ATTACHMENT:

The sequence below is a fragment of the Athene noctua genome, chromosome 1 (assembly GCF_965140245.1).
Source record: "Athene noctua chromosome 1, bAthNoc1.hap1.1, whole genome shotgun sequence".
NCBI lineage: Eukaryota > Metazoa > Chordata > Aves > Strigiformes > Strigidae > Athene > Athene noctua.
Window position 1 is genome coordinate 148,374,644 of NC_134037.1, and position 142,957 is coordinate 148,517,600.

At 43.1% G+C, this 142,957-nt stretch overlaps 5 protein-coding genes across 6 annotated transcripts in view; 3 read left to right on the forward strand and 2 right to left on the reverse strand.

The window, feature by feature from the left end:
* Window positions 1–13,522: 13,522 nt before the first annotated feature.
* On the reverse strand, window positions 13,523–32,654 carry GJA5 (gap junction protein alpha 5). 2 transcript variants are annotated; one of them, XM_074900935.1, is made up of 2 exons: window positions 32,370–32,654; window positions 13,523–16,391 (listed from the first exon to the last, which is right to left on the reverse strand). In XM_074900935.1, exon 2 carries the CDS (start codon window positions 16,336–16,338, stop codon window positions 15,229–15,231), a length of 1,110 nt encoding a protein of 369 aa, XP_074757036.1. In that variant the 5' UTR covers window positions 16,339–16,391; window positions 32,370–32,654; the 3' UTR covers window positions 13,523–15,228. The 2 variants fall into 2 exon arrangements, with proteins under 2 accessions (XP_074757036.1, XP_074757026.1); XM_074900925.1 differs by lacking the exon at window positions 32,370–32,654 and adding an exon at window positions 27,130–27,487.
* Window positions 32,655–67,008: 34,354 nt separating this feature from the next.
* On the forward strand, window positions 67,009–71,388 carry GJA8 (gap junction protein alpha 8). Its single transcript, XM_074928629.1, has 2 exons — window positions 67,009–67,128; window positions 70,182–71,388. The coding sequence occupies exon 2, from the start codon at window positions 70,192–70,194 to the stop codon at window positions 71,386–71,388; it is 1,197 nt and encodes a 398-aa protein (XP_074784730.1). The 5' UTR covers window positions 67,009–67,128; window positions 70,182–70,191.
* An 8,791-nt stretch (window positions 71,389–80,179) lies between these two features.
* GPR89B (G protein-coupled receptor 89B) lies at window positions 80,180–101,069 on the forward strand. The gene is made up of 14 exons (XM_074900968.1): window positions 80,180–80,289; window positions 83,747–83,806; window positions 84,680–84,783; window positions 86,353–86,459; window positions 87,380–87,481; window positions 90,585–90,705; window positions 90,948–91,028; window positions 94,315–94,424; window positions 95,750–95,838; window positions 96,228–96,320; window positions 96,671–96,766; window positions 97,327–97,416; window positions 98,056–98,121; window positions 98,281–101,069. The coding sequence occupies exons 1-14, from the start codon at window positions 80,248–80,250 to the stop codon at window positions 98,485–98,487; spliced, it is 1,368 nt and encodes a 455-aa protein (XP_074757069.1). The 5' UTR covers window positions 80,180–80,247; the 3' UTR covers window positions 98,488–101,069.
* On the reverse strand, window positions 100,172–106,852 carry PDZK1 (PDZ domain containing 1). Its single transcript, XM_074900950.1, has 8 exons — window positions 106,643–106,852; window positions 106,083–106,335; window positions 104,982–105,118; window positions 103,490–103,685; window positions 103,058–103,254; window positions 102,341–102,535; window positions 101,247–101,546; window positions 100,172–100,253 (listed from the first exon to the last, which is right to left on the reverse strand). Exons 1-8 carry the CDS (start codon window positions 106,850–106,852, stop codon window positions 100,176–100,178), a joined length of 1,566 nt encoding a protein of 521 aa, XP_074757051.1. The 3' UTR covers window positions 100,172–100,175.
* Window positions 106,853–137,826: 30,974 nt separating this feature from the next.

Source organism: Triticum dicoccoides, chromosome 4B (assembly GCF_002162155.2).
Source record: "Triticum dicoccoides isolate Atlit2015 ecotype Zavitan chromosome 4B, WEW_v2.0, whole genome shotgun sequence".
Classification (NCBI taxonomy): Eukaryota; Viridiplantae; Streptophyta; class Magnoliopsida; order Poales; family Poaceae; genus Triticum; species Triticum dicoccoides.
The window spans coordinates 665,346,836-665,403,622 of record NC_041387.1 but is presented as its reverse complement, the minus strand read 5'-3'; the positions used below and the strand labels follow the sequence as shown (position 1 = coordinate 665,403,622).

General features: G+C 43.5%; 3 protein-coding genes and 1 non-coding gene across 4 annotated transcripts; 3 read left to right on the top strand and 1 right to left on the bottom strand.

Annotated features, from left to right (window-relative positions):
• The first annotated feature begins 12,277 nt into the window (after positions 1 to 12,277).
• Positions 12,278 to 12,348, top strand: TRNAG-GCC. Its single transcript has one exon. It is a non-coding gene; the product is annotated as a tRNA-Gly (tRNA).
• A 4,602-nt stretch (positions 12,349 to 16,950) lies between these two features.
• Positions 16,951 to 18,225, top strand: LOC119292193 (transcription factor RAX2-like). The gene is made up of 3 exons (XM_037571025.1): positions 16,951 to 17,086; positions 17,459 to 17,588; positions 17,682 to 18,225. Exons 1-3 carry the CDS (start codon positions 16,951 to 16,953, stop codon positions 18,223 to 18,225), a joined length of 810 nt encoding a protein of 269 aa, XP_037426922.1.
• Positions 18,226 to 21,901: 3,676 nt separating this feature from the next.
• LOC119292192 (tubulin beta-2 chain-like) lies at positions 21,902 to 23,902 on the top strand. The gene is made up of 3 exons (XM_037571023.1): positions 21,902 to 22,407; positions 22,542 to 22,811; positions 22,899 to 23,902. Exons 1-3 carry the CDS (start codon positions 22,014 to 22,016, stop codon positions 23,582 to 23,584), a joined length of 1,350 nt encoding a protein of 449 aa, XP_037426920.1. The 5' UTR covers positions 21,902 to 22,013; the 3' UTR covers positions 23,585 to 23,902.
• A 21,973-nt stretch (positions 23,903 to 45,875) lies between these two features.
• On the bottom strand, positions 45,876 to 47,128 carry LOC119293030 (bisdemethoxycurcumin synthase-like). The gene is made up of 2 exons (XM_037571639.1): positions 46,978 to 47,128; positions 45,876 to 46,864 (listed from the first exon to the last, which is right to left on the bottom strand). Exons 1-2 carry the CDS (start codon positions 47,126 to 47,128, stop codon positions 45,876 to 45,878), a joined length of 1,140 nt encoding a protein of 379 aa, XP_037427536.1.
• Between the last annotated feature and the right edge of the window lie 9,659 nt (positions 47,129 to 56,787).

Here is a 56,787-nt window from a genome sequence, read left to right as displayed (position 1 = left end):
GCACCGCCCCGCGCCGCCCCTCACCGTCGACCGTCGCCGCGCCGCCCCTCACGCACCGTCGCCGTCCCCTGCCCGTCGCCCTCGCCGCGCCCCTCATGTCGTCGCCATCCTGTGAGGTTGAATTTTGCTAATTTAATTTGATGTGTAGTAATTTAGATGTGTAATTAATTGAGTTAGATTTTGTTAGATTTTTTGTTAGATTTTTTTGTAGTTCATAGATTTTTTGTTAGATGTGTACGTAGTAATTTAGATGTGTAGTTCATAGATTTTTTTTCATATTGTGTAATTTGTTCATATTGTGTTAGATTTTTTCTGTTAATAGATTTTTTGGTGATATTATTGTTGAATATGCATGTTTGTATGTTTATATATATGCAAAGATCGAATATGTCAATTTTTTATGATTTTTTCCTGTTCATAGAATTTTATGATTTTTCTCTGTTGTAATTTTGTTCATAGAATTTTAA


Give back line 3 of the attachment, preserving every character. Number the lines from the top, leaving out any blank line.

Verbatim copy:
NCBI lineage: Eukaryota > Metazoa > Chordata > Aves > Strigiformes > Strigidae > Athene > Athene noctua.